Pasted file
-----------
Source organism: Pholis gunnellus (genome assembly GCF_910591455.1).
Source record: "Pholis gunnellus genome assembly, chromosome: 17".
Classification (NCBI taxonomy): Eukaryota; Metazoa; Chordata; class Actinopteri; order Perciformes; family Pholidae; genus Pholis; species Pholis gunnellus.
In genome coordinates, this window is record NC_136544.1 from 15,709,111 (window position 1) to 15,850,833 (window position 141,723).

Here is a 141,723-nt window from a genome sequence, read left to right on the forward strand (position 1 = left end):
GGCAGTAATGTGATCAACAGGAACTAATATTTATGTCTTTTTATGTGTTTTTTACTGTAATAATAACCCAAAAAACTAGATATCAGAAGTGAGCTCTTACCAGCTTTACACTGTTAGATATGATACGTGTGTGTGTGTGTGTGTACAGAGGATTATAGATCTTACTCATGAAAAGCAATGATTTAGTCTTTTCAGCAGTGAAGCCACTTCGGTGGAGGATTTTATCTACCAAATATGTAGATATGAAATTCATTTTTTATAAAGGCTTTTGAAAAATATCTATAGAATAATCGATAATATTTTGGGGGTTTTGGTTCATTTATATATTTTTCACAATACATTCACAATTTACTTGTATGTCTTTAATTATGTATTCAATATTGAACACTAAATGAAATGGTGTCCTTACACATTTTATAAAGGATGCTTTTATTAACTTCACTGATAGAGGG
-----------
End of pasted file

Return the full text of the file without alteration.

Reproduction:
Source organism: Pholis gunnellus (genome assembly GCF_910591455.1).
Source record: "Pholis gunnellus genome assembly, chromosome: 17".
Classification (NCBI taxonomy): Eukaryota; Metazoa; Chordata; class Actinopteri; order Perciformes; family Pholidae; genus Pholis; species Pholis gunnellus.
In genome coordinates, this window is record NC_136544.1 from 15,709,111 (window position 1) to 15,850,833 (window position 141,723).

Here is a 141,723-nt window from a genome sequence, read left to right on the forward strand (position 1 = left end):
GGCAGTAATGTGATCAACAGGAACTAATATTTATGTCTTTTTATGTGTTTTTTACTGTAATAATAACCCAAAAAACTAGATATCAGAAGTGAGCTCTTACCAGCTTTACACTGTTAGATATGATACGTGTGTGTGTGTGTGTGTACAGAGGATTATAGATCTTACTCATGAAAAGCAATGATTTAGTCTTTTCAGCAGTGAAGCCACTTCGGTGGAGGATTTTATCTACCAAATATGTAGATATGAAATTCATTTTTTATAAAGGCTTTTGAAAAATATCTATAGAATAATCGATAATATTTTGGGGGTTTTGGTTCATTTATATATTTTTCACAATACATTCACAATTTACTTGTATGTCTTTAATTATGTATTCAATATTGAACACTAAATGAAATGGTGTCCTTACACATTTTATAAAGGATGCTTTTATTAACTTCACTGATAGAGGG